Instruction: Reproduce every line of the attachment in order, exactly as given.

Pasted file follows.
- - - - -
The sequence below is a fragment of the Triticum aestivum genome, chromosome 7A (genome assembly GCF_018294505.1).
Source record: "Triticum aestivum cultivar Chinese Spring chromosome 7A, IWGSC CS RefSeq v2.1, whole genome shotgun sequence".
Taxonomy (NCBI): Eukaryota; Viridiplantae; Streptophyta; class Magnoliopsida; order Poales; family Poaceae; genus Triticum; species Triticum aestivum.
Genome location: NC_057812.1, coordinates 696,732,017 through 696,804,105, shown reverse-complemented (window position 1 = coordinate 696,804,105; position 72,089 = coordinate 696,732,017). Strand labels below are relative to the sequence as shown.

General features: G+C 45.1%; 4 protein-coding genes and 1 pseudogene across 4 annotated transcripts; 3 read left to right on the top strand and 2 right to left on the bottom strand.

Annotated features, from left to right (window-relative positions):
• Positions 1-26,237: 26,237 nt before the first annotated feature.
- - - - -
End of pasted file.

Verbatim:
The sequence below is a fragment of the Triticum aestivum genome, chromosome 7A (genome assembly GCF_018294505.1).
Source record: "Triticum aestivum cultivar Chinese Spring chromosome 7A, IWGSC CS RefSeq v2.1, whole genome shotgun sequence".
Taxonomy (NCBI): Eukaryota; Viridiplantae; Streptophyta; class Magnoliopsida; order Poales; family Poaceae; genus Triticum; species Triticum aestivum.
Genome location: NC_057812.1, coordinates 696,732,017 through 696,804,105, shown reverse-complemented (window position 1 = coordinate 696,804,105; position 72,089 = coordinate 696,732,017). Strand labels below are relative to the sequence as shown.

General features: G+C 45.1%; 4 protein-coding genes and 1 pseudogene across 4 annotated transcripts; 3 read left to right on the top strand and 2 right to left on the bottom strand.

Annotated features, from left to right (window-relative positions):
• Positions 1-26,237: 26,237 nt before the first annotated feature.